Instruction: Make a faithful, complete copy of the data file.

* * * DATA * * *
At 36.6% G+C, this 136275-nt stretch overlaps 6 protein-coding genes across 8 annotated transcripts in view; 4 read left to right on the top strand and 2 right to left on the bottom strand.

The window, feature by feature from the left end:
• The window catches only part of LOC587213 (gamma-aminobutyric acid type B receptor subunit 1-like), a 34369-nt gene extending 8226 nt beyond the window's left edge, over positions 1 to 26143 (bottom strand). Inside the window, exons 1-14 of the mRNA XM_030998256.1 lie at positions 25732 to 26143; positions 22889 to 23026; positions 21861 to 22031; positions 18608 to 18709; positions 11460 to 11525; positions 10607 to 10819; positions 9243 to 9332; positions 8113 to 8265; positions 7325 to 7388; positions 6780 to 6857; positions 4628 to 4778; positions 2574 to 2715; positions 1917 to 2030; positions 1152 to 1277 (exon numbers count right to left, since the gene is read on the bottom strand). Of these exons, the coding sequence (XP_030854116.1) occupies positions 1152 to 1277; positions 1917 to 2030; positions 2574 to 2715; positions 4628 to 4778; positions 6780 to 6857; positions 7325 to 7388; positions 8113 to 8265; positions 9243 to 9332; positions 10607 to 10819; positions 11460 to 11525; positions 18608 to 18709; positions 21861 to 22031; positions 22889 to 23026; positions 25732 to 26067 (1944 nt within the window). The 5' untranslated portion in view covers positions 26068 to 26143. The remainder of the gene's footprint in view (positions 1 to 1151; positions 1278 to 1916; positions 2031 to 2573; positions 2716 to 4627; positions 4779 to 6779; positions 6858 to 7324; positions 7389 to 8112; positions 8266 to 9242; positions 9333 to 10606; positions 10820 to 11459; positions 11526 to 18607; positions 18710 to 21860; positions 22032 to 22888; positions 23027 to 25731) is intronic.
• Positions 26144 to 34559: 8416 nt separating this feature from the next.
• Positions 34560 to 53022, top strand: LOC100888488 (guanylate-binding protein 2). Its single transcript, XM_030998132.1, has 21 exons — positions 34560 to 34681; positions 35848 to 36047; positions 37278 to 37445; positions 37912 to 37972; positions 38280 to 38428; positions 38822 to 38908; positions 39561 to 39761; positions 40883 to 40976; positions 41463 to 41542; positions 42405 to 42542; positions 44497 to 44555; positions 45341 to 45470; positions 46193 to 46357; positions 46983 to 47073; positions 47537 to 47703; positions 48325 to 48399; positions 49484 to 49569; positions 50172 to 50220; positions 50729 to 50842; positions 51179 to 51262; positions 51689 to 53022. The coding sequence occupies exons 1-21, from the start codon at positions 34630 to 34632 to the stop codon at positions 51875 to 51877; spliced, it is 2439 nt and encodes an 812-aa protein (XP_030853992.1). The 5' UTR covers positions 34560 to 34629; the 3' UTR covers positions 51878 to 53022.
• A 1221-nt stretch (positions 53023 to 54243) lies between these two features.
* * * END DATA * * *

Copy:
At 36.6% G+C, this 136275-nt stretch overlaps 6 protein-coding genes across 8 annotated transcripts in view; 4 read left to right on the top strand and 2 right to left on the bottom strand.

The window, feature by feature from the left end:
• The window catches only part of LOC587213 (gamma-aminobutyric acid type B receptor subunit 1-like), a 34369-nt gene extending 8226 nt beyond the window's left edge, over positions 1 to 26143 (bottom strand). Inside the window, exons 1-14 of the mRNA XM_030998256.1 lie at positions 25732 to 26143; positions 22889 to 23026; positions 21861 to 22031; positions 18608 to 18709; positions 11460 to 11525; positions 10607 to 10819; positions 9243 to 9332; positions 8113 to 8265; positions 7325 to 7388; positions 6780 to 6857; positions 4628 to 4778; positions 2574 to 2715; positions 1917 to 2030; positions 1152 to 1277 (exon numbers count right to left, since the gene is read on the bottom strand). Of these exons, the coding sequence (XP_030854116.1) occupies positions 1152 to 1277; positions 1917 to 2030; positions 2574 to 2715; positions 4628 to 4778; positions 6780 to 6857; positions 7325 to 7388; positions 8113 to 8265; positions 9243 to 9332; positions 10607 to 10819; positions 11460 to 11525; positions 18608 to 18709; positions 21861 to 22031; positions 22889 to 23026; positions 25732 to 26067 (1944 nt within the window). The 5' untranslated portion in view covers positions 26068 to 26143. The remainder of the gene's footprint in view (positions 1 to 1151; positions 1278 to 1916; positions 2031 to 2573; positions 2716 to 4627; positions 4779 to 6779; positions 6858 to 7324; positions 7389 to 8112; positions 8266 to 9242; positions 9333 to 10606; positions 10820 to 11459; positions 11526 to 18607; positions 18710 to 21860; positions 22032 to 22888; positions 23027 to 25731) is intronic.
• Positions 26144 to 34559: 8416 nt separating this feature from the next.
• Positions 34560 to 53022, top strand: LOC100888488 (guanylate-binding protein 2). Its single transcript, XM_030998132.1, has 21 exons — positions 34560 to 34681; positions 35848 to 36047; positions 37278 to 37445; positions 37912 to 37972; positions 38280 to 38428; positions 38822 to 38908; positions 39561 to 39761; positions 40883 to 40976; positions 41463 to 41542; positions 42405 to 42542; positions 44497 to 44555; positions 45341 to 45470; positions 46193 to 46357; positions 46983 to 47073; positions 47537 to 47703; positions 48325 to 48399; positions 49484 to 49569; positions 50172 to 50220; positions 50729 to 50842; positions 51179 to 51262; positions 51689 to 53022. The coding sequence occupies exons 1-21, from the start codon at positions 34630 to 34632 to the stop codon at positions 51875 to 51877; spliced, it is 2439 nt and encodes an 812-aa protein (XP_030853992.1). The 5' UTR covers positions 34560 to 34629; the 3' UTR covers positions 51878 to 53022.
• A 1221-nt stretch (positions 53023 to 54243) lies between these two features.